Crafter Deborah Phillips of Warrenton is known locally for organizing community events, including Farmer’s Christmas and Craft Day, that feature vendors from the local area and beyond.
After the COVID-19 pandemic put an end to any hopes of 2020 activities, Phillips is ready to resume the fun this spring with a small-scale Plantapalooza to be held from 9 a.m.-2 p.m. Saturday, May 1, at 217 Brehon St., Warrenton. The rain date is May 2 with the same hours.
Carrying on the plant theme, the event will feature a number of organic heirloom and rare plants and seeds: tomato, pepper, eggplant, squash, cucumber, melon, alpine strawberries, medical and culinary herbs, greens, decorative garden and house plants, summer sowing seeds, cat grass and catnip toys for kitty.
In addition, Michael Ring, formerly of Warrenton’s Burger Barn and Robinson Ferry Restaurant, will feature his bonsai creations — Japanese and native deciduous and conifer bonsai.
Plantapalooza will take on an additional artistic flare with handmade crafts that will add a colorful touch to the garden, yard or home. These creations will include Phillips’ Fit of Pique mosaic garden pots and Goofus Garden Glass yard art.
Phillips, who was in the antiques business in Washington, D.C., for around 30 years, focused on porcelain, china and glass. She loved the history, colors and designs of the antiques, but inevitably wound up with some pieces that were broken or chipped.
Phillips hated to see these bowls, vases and other articles end up in the trash, so she began to use these pieces — nipping or cracking them to the perfect size for her design — to lend an artistic touch to photograph frames. She enjoyed being able to combine her love of antique and vintage articles with her creative talents, but she had to give up the activity for some time after injuring her hands.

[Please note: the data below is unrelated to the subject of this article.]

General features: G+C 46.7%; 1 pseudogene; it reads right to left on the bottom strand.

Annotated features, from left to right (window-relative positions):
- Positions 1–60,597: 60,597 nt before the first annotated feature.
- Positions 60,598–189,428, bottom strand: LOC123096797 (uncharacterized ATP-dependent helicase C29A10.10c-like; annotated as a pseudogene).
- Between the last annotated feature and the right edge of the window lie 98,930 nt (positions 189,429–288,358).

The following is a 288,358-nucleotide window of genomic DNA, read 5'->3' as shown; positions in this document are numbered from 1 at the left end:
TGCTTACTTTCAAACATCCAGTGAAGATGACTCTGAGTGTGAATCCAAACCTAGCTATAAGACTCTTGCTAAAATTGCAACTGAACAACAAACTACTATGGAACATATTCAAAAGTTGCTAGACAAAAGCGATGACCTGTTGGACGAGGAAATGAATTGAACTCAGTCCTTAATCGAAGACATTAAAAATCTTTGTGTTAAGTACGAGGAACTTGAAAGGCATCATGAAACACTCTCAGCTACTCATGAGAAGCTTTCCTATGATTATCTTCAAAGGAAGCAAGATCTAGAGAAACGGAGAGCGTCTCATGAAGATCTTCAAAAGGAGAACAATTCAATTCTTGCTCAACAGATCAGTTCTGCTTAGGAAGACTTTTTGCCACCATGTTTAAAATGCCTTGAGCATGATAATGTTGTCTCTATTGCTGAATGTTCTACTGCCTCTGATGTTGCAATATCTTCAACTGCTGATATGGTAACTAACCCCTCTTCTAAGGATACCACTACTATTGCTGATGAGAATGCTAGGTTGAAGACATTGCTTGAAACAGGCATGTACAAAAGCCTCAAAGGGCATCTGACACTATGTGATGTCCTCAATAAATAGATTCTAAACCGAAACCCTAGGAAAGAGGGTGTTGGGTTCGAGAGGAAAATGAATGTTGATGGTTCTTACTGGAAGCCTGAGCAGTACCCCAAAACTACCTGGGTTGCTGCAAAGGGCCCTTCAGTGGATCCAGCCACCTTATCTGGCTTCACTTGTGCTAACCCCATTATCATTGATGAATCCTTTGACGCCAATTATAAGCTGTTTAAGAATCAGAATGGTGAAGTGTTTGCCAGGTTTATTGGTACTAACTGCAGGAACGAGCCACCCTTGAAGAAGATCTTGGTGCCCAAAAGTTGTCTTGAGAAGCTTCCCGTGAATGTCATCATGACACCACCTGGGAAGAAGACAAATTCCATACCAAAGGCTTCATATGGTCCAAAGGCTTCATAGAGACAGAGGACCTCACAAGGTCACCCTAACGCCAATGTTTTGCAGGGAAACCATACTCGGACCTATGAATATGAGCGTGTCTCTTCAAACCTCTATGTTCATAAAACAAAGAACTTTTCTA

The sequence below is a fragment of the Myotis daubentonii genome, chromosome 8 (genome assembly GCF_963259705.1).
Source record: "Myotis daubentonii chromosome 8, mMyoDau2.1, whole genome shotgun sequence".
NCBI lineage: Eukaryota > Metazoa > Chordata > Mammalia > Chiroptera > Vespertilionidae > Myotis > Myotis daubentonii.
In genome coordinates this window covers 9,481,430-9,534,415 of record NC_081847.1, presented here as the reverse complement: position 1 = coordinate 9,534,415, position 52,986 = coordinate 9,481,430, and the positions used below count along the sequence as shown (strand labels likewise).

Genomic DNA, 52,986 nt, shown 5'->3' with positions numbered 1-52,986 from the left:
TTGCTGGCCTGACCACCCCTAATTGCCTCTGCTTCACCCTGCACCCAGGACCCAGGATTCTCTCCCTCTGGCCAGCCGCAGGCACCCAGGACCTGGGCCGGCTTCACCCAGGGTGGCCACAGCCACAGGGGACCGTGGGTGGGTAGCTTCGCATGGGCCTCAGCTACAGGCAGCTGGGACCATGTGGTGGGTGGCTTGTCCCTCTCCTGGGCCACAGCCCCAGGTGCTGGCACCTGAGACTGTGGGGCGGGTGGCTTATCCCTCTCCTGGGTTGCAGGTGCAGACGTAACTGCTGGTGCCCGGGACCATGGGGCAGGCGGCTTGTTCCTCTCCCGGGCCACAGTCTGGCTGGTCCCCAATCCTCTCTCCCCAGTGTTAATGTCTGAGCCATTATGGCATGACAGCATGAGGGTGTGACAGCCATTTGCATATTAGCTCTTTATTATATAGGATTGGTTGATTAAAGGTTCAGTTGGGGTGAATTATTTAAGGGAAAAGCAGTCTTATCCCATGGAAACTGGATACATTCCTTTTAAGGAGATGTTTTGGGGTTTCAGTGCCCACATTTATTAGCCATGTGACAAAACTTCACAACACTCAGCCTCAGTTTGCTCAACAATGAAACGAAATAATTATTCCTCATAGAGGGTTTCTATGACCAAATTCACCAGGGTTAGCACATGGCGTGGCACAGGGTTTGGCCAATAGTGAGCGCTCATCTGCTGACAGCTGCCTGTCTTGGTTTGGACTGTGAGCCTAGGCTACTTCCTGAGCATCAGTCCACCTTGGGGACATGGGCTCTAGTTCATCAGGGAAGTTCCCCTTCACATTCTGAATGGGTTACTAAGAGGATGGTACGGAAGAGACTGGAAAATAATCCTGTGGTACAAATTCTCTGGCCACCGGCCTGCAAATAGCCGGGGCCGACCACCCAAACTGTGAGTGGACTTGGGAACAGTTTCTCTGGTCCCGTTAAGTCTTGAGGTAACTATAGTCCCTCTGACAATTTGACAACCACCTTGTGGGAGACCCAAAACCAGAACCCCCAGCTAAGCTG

However, Phillips moved to Warrenton from Arlington, Va., in 2005 and resumed her mosaic creations five or six years ago. She continues to use broken or chipped antique and vintage china, porcelain and glass that would otherwise be headed to the trash, once again nipping or cracking them to the size she needs for her design.
To these, she adds “do-dads” such as buttons, broken vintage jewelry and shells to add additional flair to photograph frames, mirrors and flower pots.
Phillips’ yard art includes birdbaths, feeders and “flowers” crafted from Victorian and vintage glass. Some of her creations incorporate works of Goofus Glass, which was produced mainly between 1897 and 1912, with some pieces produced as late as the 1920s. Phillips was introduced to the designs through Oakley Hall Antiques & Art in Warrenton.
Goofus Glass refers to pressed glass which is painted, but is not fired in a furnace after the paint has been applied. By today, the paint has worn off or chipped on many Goofus Glass pieces. However, Phillips said that examples with paint still intact are stunning, with bold colors and intricate designs.
She credits her family with sparking her interest in both antiques and crafting. Phillips recalled that her mother was a jazz pianist and oil painter. Her father, a physician, was also an expert cabinet maker.
“He loved antiques,” Phillips said. “We would go to auctions together. That is where it was planted for me the love of old things and the love of craftsmanship.”
Those attending Plantapalooza are asked to wear facemasks. Phillips hopes that the event will be the first of several arts and crafts events this year, but she will continue to monitor COVID-19 trends in order to determine future plans. For more information about the event, visit the Plantapalooza Facebook page.